I never thought I'd hear a big oil CEO come right out and say that oil is a terrible investment -- but that's practically what BP's (BP -0.51%) Bernard Looney said in the energy supermajor's second-quarter earnings report on Aug 4.

He made other big announcements at the time, too, revealing that BP was cutting its dividend in half and that the company had a net loss of $16.8 billion in the quarter. Although those points were the ones that made the headlines -- even here at the Fool -- the company's shift away from oil will likely have the biggest impact on its shareholders over the long term.

Here's what investors need to know from the earnings report.

A man holds an oil droplet icon in one hand and a stack of paper currency in another.

Image source: Getty Images.

By the numbers

Metric Q2 2020 Q1 2020 Q2 2019 Change (YOY*)
Revenue $31.7 billion $59.7 billion $72.7 billion (56.4%)
Net Income ($16.8 billion) ($4.4 billion) $1.8 billion N/A
Total Production** 2.53 million BOE/d 2.58 million BOE/d 2.63 million BOE/d (3.8%)
Total Debt $76 billion $69.1 billion $67.6 billion 12.4%

*YOY = year over year. Total production includes natural gas, oil, and other liquids, measured in barrels of oil equivalent per day (BOE/d). Data source: BP. Chart by author. 

The numbers were objectively awful, and everybody knew they were going to be. Between the crude price crash in March and the COVID-19 pandemic, demand for oil and oil products is way down, supply is too high, and crude and fuel prices are too low for BP to turn a profit.

It's worth noting that although BP's total production declined, its production of liquids (a category that's primarily oil for the company, but also includes bitumen and natural gas liquids) rose 5% year over year to 1.37 million barrels per day. But boosting oil production doesn't help when you aren't turning a profit on the oil you pump.

So BP decided to do a reset. 

Money where your mouth is

To be fair, BP has one of the stronger records among big oil companies when it comes to adding clean energy to its portfolio.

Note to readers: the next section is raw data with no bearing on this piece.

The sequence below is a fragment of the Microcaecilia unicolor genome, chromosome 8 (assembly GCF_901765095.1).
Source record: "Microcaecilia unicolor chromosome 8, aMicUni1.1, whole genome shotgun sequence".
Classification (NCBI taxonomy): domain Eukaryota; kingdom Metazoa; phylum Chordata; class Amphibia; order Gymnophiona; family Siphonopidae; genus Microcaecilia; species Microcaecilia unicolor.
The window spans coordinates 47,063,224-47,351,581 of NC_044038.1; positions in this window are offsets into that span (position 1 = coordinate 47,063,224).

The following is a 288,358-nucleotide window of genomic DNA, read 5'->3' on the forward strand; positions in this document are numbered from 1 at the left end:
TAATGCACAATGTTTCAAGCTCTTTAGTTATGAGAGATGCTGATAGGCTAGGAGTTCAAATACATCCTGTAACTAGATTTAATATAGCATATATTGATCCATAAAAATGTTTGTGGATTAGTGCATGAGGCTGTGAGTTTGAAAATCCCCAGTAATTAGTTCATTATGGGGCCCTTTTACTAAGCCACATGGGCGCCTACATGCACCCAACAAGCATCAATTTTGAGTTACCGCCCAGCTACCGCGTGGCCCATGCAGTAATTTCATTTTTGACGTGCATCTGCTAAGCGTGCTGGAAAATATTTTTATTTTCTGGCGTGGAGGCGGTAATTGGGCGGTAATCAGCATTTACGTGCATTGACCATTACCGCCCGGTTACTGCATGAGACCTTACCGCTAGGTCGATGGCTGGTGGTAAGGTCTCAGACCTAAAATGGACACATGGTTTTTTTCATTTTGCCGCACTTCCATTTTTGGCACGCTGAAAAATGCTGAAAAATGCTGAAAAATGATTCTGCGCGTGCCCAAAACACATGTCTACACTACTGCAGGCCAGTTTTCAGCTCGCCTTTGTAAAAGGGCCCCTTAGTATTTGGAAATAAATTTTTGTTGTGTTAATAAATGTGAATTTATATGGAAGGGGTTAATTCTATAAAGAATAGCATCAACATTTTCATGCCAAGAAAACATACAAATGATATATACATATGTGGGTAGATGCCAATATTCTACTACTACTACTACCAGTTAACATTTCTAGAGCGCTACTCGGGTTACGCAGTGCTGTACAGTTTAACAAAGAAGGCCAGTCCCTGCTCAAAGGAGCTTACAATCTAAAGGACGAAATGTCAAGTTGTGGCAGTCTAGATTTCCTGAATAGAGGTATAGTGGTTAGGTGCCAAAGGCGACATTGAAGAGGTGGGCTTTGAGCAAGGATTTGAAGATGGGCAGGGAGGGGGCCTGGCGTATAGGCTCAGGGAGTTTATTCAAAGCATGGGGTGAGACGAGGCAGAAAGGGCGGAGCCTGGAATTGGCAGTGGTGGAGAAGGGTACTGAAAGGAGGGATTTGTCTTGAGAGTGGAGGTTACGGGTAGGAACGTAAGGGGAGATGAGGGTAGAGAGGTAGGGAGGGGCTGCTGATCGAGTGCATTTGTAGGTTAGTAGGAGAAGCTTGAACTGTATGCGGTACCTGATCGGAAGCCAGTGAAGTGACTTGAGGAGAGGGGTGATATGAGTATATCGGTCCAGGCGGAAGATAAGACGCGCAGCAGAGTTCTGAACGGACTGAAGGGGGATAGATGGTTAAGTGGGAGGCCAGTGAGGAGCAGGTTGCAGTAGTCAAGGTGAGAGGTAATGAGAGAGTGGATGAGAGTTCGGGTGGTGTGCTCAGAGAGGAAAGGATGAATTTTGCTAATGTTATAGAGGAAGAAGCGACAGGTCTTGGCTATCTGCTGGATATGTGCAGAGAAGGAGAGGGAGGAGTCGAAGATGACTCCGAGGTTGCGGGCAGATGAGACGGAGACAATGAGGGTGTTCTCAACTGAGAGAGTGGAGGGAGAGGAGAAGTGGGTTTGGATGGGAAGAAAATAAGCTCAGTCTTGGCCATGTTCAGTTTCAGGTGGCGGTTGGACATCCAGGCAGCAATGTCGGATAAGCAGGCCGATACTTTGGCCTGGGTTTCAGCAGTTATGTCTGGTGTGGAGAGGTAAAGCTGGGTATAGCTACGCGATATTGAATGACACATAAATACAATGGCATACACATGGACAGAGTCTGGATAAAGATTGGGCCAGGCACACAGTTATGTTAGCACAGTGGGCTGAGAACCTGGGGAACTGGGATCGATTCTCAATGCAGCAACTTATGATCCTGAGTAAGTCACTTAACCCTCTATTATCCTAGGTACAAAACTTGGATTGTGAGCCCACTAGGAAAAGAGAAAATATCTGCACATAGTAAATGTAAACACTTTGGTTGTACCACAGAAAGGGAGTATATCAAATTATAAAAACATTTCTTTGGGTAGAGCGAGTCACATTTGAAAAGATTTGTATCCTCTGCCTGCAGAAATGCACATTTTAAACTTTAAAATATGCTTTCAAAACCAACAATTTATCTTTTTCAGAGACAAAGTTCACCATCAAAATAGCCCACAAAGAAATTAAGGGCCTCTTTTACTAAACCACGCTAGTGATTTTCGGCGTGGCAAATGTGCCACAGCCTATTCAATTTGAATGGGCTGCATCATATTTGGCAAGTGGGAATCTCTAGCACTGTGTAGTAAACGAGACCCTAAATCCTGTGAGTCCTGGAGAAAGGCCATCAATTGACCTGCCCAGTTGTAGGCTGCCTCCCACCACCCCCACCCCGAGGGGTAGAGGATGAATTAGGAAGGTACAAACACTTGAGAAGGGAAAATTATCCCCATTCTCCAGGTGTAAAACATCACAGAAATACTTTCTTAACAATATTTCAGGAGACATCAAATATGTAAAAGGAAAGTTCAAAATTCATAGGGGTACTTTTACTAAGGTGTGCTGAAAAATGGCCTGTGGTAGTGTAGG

A year ago, then-CEO Bob Dudley spent more time during the company's Q2 2019 earnings call talking about its green energy investments than he did talking about the entire rest of the company. BP's shareholders had just passed a near-unanimous resolution demanding a clear strategy to combat climate change. Dudley responded on the call by citing the $500 million BP invested in renewable energy each year.

Dudley's successor Looney just made that investment look like small potatoes. By 2030, Looney expects BP to be investing around $5 billion a year in low-carbon energy sources, while reducing its overall carbon emissions by 30% to 35%, with a goal of being a net-zero carbon emitter by 2050. Meanwhile, the company plans to cut its hydrocarbon (oil and gas) investments by 40% by 2030, and won't do any oil or gas exploration in countries where it doesn't already have a presence.

Looney was frank about what this meant on the earnings call. "[T]his will result in lower production and refining throughput over time, while increasing our focus on value, not volume," he said.  Considering that increasing production is almost universally thought of as sound strategy for oil companies, that's a pretty bold statement.

If you can't beat 'em, join 'em

Management expects this new framework to generate superior returns compared to the company's former strategy of boosting production by any means necessary. While BP hasn't put out any hard projections, it expects to be able to maintain its new, lower dividend, start paying down debt to maintain an investment-grade credit rating, and -- once debt has been cut significantly -- to begin rewarding shareholders through stock buybacks, all while reducing expenses. 

This plan seems doable. BP's exploration expenses will fall drastically -- possibly even to zero -- in the medium term, since it won't need to find new oil deposits to replace depleted wells. It will allow the company to sell off its least-profitable oil and gas assets while focusing on the wells generating the highest margins.

Another benefit to the strategy, to be frank, is that it makes BP less of an oil company and more of a renewable energy company. Looking at the recent performance of some of the biggest companies in these spaces, it's clear which industry is winning right now.

BP Chart

BP Year-to-Date Performance, data by YCharts.

Renewables companies NextEra Energy and Brookfield Renewable Partners are handily outperforming the oil companies, and it's not even close. 

The best of both worlds

It's not every day that a company suddenly announces it's changing its focus from one sector to another. Often, such things happen gradually and organically, as one business line grows and others contract. BP investors -- and potential investors -- now need to decide whether they want to own stock in a diversified energy company, or switch to a pure-play oil-and-gas company instead. 

I expect BP's renewable energy business to grow even as oil and gas businesses continue to stagnate, which should be a net positive for the company. However, it will take time for BP to build its planned 50 GW of power-generation facilities and make other changes to its portfolio. Even after the dividend cut, though, BP will be yielding about 5.5% at current prices. That's a better yield than renewable powerhouses Brookfield Renewable Partners and NextEra, which are yielding 4% and 2%, respectively, giving investors an incentive to jump in now.